At St. Edmund’s School my classmates and I recreated scenes from hit tv shows at recess. This week’s television obsession was “Lost in Space.” We girls vied for roles each day and half-imitated/ half-made up episodes about the Robinsons in outer space. During this Tuesday’s recess, I did not see the skinny new girl right behind me. Skinny Girl mimicked my spastic left arm movements and limping left leg.  A group of first graders giggled and encouraged the newcomer’s accurate imitation of my cerebral palsy crookedness. When I turned to see who was laughing, a popular seventh grader had cut across the playground on her way to the school’s front office and noticed Skinny Girl’s shenanigans.  

She yanked the performer by her fake-crippled left arm. “What are you doing?” she demanded. Before the child could answer, Seventh Grader lit into her. “How dare you? Don’t you see she’s crippled? How would you like to have to walk lopsided?  You think it’s funny?  Funny to be born with a birth defect – to be slower and weaker than everyone else?  Wait until I tell Sister Joan what you did!” And all during her lecture Seventh Grader shook the girl’s arm as other kids gathered around. First, they stared at Skinny Girl looking like a dish rag someone was twisting the water out of. Then they looked at me. Pity and sadness shone on each kid’s face. Had they always looked at me that way?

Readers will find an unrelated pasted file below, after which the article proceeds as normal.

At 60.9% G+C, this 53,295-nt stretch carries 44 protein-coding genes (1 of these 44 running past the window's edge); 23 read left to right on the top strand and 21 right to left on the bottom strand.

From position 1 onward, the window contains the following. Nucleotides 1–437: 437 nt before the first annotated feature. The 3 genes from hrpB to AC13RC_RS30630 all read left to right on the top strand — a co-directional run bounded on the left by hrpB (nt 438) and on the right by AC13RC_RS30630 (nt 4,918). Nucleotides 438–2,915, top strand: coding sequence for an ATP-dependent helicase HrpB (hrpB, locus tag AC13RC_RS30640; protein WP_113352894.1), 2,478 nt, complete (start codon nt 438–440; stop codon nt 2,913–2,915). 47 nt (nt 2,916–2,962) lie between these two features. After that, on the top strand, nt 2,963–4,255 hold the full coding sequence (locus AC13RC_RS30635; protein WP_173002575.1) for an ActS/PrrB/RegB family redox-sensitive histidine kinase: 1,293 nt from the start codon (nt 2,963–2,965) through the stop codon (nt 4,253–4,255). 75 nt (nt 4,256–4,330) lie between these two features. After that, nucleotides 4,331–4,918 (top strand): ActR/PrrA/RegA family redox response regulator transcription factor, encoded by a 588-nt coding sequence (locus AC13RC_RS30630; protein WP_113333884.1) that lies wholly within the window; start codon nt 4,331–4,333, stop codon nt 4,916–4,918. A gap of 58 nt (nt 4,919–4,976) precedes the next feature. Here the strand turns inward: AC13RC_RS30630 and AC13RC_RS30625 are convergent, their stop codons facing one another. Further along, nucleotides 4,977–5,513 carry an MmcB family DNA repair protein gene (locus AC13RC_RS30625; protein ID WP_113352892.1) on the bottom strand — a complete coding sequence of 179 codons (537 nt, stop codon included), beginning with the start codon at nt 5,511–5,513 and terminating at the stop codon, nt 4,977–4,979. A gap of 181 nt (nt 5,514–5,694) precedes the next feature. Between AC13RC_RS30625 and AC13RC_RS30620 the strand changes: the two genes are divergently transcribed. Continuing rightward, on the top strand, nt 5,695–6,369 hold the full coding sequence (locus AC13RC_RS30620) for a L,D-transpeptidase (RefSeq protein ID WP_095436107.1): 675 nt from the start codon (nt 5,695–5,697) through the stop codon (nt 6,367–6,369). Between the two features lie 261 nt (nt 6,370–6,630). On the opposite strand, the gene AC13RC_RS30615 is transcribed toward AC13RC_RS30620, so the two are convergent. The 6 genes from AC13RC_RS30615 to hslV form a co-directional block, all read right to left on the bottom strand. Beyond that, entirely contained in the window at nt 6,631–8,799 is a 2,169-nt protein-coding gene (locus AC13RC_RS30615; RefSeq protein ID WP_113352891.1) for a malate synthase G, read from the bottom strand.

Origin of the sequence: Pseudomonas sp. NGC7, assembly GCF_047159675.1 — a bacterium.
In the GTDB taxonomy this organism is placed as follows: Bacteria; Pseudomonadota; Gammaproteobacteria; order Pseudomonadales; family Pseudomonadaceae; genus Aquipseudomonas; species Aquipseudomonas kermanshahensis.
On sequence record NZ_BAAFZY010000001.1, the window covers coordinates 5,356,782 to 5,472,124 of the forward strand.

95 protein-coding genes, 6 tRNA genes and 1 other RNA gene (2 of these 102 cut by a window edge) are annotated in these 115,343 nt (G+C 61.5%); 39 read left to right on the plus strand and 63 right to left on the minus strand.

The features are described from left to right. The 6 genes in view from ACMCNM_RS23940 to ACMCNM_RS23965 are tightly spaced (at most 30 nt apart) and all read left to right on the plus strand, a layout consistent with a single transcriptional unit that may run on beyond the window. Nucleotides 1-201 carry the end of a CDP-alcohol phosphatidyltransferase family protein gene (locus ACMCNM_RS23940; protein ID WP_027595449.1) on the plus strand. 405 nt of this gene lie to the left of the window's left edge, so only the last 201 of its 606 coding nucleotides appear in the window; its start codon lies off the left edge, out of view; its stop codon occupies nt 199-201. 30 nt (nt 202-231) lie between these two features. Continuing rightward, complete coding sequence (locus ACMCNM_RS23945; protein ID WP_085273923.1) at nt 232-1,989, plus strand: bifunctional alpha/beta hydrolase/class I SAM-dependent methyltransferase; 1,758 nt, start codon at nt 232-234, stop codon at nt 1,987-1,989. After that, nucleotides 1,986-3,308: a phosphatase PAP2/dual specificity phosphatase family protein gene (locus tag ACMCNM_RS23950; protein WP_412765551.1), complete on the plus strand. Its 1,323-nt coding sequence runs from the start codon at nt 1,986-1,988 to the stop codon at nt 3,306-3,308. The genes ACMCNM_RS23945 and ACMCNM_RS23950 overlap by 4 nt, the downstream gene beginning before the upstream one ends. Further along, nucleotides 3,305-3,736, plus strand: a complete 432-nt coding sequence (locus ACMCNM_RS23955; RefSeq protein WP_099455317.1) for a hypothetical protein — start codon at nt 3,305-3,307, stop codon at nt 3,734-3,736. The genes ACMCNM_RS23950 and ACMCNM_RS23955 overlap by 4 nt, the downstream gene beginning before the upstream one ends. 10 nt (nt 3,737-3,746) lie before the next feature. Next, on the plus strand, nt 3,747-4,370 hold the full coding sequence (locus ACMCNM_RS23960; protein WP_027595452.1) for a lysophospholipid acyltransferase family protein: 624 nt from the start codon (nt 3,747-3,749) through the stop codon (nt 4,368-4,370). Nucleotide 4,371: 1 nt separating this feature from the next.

Next Seventh Grader yanked whimpering Skinny Girl to stand in front of me.  “Apologize right now!”  

The younger girl’s navy blue skirt had a safety pin holding it up at her waist, and all that shaking had pulled the white blouse out of its tucked-in position. I noticed that her hem was frayed and stained. Also, the girl’s thin black hair was half-in rubber band pigtails and half-out. I thought that I should be apologizing to her for the mess of the way she looked. 

“Go ahead. Say you’re sorry,” Seventh Grader told her.